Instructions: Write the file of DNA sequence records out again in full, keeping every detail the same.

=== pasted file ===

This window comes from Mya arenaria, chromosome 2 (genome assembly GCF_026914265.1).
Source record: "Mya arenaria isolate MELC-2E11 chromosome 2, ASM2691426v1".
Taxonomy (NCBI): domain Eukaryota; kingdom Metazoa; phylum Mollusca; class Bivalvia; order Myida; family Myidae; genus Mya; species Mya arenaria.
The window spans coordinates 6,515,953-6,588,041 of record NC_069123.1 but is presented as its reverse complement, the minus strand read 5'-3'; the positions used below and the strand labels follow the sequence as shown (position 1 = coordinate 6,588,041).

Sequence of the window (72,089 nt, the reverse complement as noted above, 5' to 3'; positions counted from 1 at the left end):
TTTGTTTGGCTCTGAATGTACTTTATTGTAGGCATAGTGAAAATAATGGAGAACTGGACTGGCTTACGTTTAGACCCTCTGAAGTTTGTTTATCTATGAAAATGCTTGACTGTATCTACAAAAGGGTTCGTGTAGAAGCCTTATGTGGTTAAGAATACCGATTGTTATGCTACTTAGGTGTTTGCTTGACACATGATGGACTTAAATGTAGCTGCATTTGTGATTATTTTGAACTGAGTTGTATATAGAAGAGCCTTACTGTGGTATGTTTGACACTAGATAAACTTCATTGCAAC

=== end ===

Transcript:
This window comes from Mya arenaria, chromosome 2 (genome assembly GCF_026914265.1).
Source record: "Mya arenaria isolate MELC-2E11 chromosome 2, ASM2691426v1".
Taxonomy (NCBI): domain Eukaryota; kingdom Metazoa; phylum Mollusca; class Bivalvia; order Myida; family Myidae; genus Mya; species Mya arenaria.
The window spans coordinates 6,515,953-6,588,041 of record NC_069123.1 but is presented as its reverse complement, the minus strand read 5'-3'; the positions used below and the strand labels follow the sequence as shown (position 1 = coordinate 6,588,041).

Sequence of the window (72,089 nt, the reverse complement as noted above, 5' to 3'; positions counted from 1 at the left end):
TTTGTTTGGCTCTGAATGTACTTTATTGTAGGCATAGTGAAAATAATGGAGAACTGGACTGGCTTACGTTTAGACCCTCTGAAGTTTGTTTATCTATGAAAATGCTTGACTGTATCTACAAAAGGGTTCGTGTAGAAGCCTTATGTGGTTAAGAATACCGATTGTTATGCTACTTAGGTGTTTGCTTGACACATGATGGACTTAAATGTAGCTGCATTTGTGATTATTTTGAACTGAGTTGTATATAGAAGAGCCTTACTGTGGTATGTTTGACACTAGATAAACTTCATTGCAAC